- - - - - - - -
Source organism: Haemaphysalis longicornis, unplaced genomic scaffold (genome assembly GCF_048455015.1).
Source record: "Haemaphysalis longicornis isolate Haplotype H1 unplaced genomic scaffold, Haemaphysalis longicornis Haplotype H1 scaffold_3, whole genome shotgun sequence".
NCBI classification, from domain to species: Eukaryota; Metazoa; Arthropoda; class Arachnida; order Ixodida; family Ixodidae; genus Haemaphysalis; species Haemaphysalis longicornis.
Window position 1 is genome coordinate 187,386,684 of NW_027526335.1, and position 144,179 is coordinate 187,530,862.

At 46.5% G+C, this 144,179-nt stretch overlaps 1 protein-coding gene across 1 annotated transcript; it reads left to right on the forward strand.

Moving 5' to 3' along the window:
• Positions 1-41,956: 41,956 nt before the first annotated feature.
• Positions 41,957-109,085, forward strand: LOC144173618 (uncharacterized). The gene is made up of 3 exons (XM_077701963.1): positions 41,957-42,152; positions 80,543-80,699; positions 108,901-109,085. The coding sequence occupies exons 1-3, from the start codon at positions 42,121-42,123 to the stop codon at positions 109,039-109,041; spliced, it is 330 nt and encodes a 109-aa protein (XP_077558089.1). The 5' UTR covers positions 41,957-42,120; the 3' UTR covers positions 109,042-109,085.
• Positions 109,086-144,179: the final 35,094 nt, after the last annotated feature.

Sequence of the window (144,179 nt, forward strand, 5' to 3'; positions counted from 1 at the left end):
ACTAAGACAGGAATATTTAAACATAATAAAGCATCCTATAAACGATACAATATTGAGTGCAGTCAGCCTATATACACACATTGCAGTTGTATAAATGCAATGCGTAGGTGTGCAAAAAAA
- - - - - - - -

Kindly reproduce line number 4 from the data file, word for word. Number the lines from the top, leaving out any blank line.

Window position 1 is genome coordinate 187,386,684 of NW_027526335.1, and position 144,179 is coordinate 187,530,862.